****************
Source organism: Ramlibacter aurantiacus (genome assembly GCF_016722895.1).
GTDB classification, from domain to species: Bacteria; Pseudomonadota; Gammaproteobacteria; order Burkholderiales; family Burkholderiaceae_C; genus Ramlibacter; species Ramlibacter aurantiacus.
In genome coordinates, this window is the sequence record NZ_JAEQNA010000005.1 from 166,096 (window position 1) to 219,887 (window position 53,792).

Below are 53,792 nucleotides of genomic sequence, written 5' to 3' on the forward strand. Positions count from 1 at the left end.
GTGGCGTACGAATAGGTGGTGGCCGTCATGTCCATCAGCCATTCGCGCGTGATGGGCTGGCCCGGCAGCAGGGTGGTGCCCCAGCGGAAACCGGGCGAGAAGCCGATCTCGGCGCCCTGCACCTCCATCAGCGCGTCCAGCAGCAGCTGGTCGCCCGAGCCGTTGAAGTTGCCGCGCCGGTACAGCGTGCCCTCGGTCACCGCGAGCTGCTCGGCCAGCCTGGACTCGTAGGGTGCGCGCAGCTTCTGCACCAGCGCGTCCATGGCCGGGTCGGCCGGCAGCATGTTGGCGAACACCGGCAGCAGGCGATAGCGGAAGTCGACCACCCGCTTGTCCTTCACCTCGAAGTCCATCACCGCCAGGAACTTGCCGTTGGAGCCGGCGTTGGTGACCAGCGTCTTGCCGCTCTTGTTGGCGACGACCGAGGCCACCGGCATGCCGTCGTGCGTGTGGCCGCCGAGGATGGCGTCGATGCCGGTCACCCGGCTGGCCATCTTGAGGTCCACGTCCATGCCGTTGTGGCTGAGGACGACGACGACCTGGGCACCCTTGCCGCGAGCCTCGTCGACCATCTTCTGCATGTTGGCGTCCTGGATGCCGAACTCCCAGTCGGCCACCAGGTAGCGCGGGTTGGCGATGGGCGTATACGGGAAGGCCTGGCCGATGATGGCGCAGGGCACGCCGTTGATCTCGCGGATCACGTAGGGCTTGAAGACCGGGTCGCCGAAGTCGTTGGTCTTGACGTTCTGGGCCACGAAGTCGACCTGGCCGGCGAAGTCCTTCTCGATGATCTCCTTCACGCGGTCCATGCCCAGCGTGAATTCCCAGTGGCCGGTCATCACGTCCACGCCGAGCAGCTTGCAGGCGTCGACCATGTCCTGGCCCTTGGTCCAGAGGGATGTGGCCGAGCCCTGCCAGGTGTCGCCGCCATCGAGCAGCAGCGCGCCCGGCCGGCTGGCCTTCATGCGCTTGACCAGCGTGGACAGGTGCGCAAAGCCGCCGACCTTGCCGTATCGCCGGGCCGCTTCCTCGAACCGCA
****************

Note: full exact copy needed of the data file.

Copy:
Source organism: Ramlibacter aurantiacus (genome assembly GCF_016722895.1).
GTDB classification, from domain to species: Bacteria; Pseudomonadota; Gammaproteobacteria; order Burkholderiales; family Burkholderiaceae_C; genus Ramlibacter; species Ramlibacter aurantiacus.
In genome coordinates, this window is the sequence record NZ_JAEQNA010000005.1 from 166,096 (window position 1) to 219,887 (window position 53,792).

Below are 53,792 nucleotides of genomic sequence, written 5' to 3' on the forward strand. Positions count from 1 at the left end.
GTGGCGTACGAATAGGTGGTGGCCGTCATGTCCATCAGCCATTCGCGCGTGATGGGCTGGCCCGGCAGCAGGGTGGTGCCCCAGCGGAAACCGGGCGAGAAGCCGATCTCGGCGCCCTGCACCTCCATCAGCGCGTCCAGCAGCAGCTGGTCGCCCGAGCCGTTGAAGTTGCCGCGCCGGTACAGCGTGCCCTCGGTCACCGCGAGCTGCTCGGCCAGCCTGGACTCGTAGGGTGCGCGCAGCTTCTGCACCAGCGCGTCCATGGCCGGGTCGGCCGGCAGCATGTTGGCGAACACCGGCAGCAGGCGATAGCGGAAGTCGACCACCCGCTTGTCCTTCACCTCGAAGTCCATCACCGCCAGGAACTTGCCGTTGGAGCCGGCGTTGGTGACCAGCGTCTTGCCGCTCTTGTTGGCGACGACCGAGGCCACCGGCATGCCGTCGTGCGTGTGGCCGCCGAGGATGGCGTCGATGCCGGTCACCCGGCTGGCCATCTTGAGGTCCACGTCCATGCCGTTGTGGCTGAGGACGACGACGACCTGGGCACCCTTGCCGCGAGCCTCGTCGACCATCTTCTGCATGTTGGCGTCCTGGATGCCGAACTCCCAGTCGGCCACCAGGTAGCGCGGGTTGGCGATGGGCGTATACGGGAAGGCCTGGCCGATGATGGCGCAGGGCACGCCGTTGATCTCGCGGATCACGTAGGGCTTGAAGACCGGGTCGCCGAAGTCGTTGGTCTTGACGTTCTGGGCCACGAAGTCGACCTGGCCGGCGAAGTCCTTCTCGATGATCTCCTTCACGCGGTCCATGCCCAGCGTGAATTCCCAGTGGCCGGTCATCACGTCCACGCCGAGCAGCTTGCAGGCGTCGACCATGTCCTGGCCCTTGGTCCAGAGGGATGTGGCCGAGCCCTGCCAGGTGTCGCCGCCATCGAGCAGCAGCGCGCCCGGCCGGCTGGCCTTCATGCGCTTGACCAGCGTGGACAGGTGCGCAAAGCCGCCGACCTTGCCGTATCGCCGGGCCGCTTCCTCGAACCGCA